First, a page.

laura groot‘Did you check out my site?’

Of course, I say.

‘Then you may have also seen my matrix works, the vaginas. I wanted to show how they have been depicted over time. Not in the way that someone like Tracy Emin does: shocking, with a lot of blood, but more poetic. I wanted to illustrate female beauty, so that women will be more respected. Galleries tend to choose male artists.’ And that is why Laura exhibits her work – usually installations – in unusual places, often in institutions.

But how do you sell them?

‘Mostly via collectors, people who know my work and follow it. It’s good because I can work without having to compromise.’ Especially since her marriage 10 years ago with one of her biggest fans.

‘I have known since I was 7 that I wanted to be an artist. But when I reached 18, I didn’t expect to be able to earn a living from my art, so I became a fashion designer on the side, which I have been doing for 25 years.’

How do the Italians, who so used to beautiful art, view the artists themselves?

‘Italians love all art, including contemporary art. There is respect for art, but not for the artist. Unless you’re very famous, of course. It has nothing to do with the quality of the art, everything to do with marketing. I am creating an oeuvre, not thinking about what the market wants.

I am interviewing Laura in Dutch, because of her bilingual background: her father is Italian and her mother is Dutch. ‘I feel I am half and half. My mother spoke Dutch to me, and for a long time I didn’t want to learn Italian at school. My upbringing was very Dutch.’

You celebrated Sinter Klaas?

‘Yes, but also in terms of the mentality. For example, I respect the rules. I park in a parking space and I pay.’

Are you still a foreigner?


When does someone become Italian?

‘My sisters’ son and daughter are Italian. So are my sisters. I’m not, but that is because I’m doing something different: I am an artist. You know, in Italy every region has its own identity – the country hasn’t existed for that long. When I started working in textiles, I worked with a lot of people from the south. They were regarded as foreigners.’

But are people racists? Or welcoming?

‘No, not racist.’

But Balotelli gets bananas thrown at him.

‘Yes, but that’s football. When I was working in textiles I noticed that on the work floor, you are no longer African or Chinese, because then you know each other, then you are colleagues, and it’s fine. But someone you don’t know is a foreigner. Where I lived in Prato, near Florence, there are 30,000 Chinese in a fairly small community, because of the textile industry. They came illegally and many of them have set up production operations and have taken jobs away from Italians. There people say, Africans are no problem, but the Chinese… they spit on ground and they kill cats and hang the skins up to dry.’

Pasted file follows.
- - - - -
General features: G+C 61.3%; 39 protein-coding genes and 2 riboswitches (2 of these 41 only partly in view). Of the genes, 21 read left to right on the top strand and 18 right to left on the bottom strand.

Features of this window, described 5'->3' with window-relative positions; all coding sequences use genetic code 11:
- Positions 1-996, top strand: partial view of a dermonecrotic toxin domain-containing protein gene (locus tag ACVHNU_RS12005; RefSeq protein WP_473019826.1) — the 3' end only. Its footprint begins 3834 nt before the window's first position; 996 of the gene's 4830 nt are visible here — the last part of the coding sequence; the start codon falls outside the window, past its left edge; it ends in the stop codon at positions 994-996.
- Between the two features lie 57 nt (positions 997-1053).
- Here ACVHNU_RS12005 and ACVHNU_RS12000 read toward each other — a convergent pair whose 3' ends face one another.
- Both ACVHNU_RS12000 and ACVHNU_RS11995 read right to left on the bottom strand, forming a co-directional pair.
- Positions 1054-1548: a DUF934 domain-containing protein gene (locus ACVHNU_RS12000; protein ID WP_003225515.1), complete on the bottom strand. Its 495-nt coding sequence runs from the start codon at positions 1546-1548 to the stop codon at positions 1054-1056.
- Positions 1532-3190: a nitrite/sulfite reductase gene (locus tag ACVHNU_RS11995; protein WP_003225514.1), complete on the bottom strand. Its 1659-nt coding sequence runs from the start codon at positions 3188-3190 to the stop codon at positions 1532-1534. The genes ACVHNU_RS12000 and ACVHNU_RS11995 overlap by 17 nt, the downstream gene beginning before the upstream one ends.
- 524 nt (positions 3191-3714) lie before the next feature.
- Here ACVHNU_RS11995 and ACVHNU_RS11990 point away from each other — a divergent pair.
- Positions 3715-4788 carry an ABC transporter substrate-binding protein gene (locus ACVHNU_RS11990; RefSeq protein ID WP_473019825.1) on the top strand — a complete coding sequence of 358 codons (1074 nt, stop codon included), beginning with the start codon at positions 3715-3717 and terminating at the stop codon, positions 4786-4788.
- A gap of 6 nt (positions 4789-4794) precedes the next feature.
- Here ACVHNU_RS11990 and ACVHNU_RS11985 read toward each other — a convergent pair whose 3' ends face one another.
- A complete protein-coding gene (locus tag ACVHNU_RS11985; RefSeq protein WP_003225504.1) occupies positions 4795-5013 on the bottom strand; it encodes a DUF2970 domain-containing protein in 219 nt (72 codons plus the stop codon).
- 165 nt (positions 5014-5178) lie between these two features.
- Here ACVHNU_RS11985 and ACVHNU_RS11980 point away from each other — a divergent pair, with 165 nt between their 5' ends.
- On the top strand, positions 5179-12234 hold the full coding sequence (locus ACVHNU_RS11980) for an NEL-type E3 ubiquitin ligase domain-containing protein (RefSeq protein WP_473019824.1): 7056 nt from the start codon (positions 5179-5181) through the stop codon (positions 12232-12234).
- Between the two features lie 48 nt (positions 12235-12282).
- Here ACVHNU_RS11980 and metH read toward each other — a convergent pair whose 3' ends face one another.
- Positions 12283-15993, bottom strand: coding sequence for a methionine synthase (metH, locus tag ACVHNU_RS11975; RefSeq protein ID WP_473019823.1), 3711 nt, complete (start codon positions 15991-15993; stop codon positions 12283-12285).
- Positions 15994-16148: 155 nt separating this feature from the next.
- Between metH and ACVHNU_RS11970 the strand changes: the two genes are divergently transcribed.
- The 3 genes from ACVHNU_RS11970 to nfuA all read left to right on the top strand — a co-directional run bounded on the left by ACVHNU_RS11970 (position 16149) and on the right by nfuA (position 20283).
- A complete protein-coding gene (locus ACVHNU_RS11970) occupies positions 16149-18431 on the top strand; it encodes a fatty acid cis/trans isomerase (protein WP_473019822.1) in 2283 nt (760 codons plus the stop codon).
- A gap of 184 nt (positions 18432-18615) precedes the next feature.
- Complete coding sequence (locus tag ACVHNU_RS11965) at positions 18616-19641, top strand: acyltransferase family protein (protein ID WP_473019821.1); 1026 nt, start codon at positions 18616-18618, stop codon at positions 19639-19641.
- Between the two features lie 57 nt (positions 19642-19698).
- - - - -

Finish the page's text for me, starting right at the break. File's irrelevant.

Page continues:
Rather artistic.

‘No, because it smells. It has changed the city much too quickly. People feel they should have contact with them, but it is difficult because they don’t speak Italian. But has it led to incidents? No, it’s civilised, limited to verbal exchanges.’

And Lampedusa? How are Italians responding to that?

‘It is a big problem. But the people who come do not want to stay here, but move on to the north; there is no work here. But I think that the people in those regions – Puglia and Sicily – are behaving fantastically well, despite the problems and the horrors they are experiencing. What do you think it’s like for the fishermen who find a body in their nets? But they are really trying to help.’

What should Europe do?

‘If those African countries were as rich and politically stable as Europe, the people would not have to flee. I think it is easier for big multinationals to do business with dictators, while some things are harder to accomplish with democratic governments. Europe can help, not with soldiers, but in other ways, although I don’t exactly know how.’

She is very positive about Europe. ‘More cooperation is our future. And it is natural: we have a lot of shared history, there are many things that bind us. And all those different languages? Well, all those regions already speak different dialects. On Sardinia they speak Catalan, in the south there are Arabic influences and in South Tirol they speak duts. You’re not losing an identity, you’re gaining one.’

How popular is the EU in Italy?

‘It varies. Less so right now because the EU is imposing economic measures that people think are unfair. But is the fault of our own politicians, not the EU: they failed to provide adequate protection for our Italian products such as cheese, and also fashion.’